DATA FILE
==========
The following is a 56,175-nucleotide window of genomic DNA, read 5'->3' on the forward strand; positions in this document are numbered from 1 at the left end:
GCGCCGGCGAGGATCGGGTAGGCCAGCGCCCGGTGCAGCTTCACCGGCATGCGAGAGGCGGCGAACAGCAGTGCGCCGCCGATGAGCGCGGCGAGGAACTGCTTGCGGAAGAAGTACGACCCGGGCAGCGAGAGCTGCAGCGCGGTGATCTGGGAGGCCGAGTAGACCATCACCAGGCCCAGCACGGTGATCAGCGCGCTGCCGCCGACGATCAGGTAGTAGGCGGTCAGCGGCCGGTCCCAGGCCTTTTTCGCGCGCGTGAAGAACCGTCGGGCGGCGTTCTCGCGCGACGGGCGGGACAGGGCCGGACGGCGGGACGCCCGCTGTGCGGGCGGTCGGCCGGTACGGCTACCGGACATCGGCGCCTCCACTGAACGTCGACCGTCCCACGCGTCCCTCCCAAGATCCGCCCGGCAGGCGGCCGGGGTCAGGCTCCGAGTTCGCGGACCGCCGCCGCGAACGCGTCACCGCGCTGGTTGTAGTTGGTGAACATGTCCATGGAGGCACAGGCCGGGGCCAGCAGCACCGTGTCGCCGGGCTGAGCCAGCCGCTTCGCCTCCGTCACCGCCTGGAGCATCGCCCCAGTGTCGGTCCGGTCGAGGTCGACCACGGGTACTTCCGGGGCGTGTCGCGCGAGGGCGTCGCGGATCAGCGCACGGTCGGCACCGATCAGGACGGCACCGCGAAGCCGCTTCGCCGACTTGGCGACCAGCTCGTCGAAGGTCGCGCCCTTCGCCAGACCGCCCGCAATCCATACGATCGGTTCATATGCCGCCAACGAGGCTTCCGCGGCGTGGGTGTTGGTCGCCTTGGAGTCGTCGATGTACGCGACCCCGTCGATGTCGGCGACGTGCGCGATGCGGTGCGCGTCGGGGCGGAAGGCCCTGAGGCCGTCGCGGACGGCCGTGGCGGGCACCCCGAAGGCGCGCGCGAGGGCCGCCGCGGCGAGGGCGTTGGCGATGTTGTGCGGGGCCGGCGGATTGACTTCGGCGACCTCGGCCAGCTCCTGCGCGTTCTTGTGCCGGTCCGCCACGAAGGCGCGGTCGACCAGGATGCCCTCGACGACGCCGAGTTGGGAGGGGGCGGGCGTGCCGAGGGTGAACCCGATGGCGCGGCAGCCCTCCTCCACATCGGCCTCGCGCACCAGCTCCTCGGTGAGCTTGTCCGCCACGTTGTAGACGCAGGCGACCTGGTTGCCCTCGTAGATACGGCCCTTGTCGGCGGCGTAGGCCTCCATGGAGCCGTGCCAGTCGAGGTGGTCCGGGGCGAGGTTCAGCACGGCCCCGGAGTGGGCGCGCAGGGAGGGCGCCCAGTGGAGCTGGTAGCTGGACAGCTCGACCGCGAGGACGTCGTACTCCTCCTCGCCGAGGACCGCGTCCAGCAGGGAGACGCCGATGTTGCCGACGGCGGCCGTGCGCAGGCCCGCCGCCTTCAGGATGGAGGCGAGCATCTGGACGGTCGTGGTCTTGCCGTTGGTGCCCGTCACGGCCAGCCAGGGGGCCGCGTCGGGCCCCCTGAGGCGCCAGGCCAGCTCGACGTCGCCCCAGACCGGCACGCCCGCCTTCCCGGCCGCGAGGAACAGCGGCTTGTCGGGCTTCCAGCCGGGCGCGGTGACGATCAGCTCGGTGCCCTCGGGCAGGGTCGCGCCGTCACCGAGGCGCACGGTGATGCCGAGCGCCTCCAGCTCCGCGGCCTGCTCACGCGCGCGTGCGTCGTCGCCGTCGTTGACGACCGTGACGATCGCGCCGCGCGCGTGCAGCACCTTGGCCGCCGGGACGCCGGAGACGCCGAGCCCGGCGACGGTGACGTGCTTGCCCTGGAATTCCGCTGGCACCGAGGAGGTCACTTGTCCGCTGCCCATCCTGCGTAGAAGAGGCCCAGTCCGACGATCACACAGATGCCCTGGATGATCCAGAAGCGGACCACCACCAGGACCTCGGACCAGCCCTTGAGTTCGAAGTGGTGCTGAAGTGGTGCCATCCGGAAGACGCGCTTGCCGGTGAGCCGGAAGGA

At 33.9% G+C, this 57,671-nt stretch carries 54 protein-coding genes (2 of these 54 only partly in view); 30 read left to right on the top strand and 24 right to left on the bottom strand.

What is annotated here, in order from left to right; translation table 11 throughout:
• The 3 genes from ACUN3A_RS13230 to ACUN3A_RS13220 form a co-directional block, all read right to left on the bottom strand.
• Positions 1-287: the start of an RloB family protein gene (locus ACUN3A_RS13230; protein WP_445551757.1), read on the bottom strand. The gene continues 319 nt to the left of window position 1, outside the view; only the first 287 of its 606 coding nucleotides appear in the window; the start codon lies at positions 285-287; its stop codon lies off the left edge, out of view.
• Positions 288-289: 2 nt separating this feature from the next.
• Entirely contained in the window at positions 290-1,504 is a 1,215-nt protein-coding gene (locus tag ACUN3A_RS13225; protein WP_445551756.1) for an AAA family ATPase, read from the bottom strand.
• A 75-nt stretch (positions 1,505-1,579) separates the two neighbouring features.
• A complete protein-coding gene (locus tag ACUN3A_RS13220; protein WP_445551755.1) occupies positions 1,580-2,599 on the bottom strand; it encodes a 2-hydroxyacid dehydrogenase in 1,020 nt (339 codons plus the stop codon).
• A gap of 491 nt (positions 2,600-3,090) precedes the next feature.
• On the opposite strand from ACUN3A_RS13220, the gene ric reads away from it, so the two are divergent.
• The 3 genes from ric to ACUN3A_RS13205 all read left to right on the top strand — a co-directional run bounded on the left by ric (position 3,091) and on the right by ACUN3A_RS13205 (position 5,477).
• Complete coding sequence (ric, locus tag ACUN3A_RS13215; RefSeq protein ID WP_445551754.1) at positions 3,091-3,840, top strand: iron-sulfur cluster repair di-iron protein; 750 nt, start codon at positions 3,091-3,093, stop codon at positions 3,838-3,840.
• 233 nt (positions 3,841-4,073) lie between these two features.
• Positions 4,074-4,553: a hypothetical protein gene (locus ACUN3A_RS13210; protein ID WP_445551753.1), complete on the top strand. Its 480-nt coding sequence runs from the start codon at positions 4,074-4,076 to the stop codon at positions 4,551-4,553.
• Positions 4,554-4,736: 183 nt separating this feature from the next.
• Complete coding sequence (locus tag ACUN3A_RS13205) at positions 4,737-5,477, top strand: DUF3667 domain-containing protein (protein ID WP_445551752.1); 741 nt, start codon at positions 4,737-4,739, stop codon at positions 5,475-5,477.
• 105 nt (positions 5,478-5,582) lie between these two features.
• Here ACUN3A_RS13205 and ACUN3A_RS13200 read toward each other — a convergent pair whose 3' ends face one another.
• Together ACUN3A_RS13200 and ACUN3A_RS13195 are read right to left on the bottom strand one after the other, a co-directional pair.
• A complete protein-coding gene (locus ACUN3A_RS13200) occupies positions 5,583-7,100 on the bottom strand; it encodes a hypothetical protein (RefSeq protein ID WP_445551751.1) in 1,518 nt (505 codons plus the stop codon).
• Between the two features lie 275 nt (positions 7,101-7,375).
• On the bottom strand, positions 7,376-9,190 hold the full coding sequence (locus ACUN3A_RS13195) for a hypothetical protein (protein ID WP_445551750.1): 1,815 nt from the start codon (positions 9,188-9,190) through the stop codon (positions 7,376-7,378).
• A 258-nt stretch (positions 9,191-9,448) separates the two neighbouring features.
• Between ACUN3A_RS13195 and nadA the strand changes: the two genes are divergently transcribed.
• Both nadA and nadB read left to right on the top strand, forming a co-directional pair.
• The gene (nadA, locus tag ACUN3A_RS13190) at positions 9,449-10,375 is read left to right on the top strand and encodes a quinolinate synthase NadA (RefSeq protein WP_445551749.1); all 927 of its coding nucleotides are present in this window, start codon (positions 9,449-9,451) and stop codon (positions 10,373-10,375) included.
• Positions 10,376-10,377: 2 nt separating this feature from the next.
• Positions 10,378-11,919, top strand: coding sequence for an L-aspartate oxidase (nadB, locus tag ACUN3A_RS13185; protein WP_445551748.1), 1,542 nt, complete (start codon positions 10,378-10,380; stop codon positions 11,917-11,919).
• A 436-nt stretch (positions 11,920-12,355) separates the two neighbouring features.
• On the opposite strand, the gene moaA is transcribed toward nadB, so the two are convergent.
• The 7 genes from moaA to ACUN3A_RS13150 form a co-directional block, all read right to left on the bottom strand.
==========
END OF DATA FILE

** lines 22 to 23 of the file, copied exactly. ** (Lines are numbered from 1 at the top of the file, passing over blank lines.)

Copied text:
• A complete protein-coding gene (locus ACUN3A_RS13200) occupies positions 5,583-7,100 on the bottom strand; it encodes a hypothetical protein (RefSeq protein ID WP_445551751.1) in 1,518 nt (505 codons plus the stop codon).
• Between the two features lie 275 nt (positions 7,101-7,375).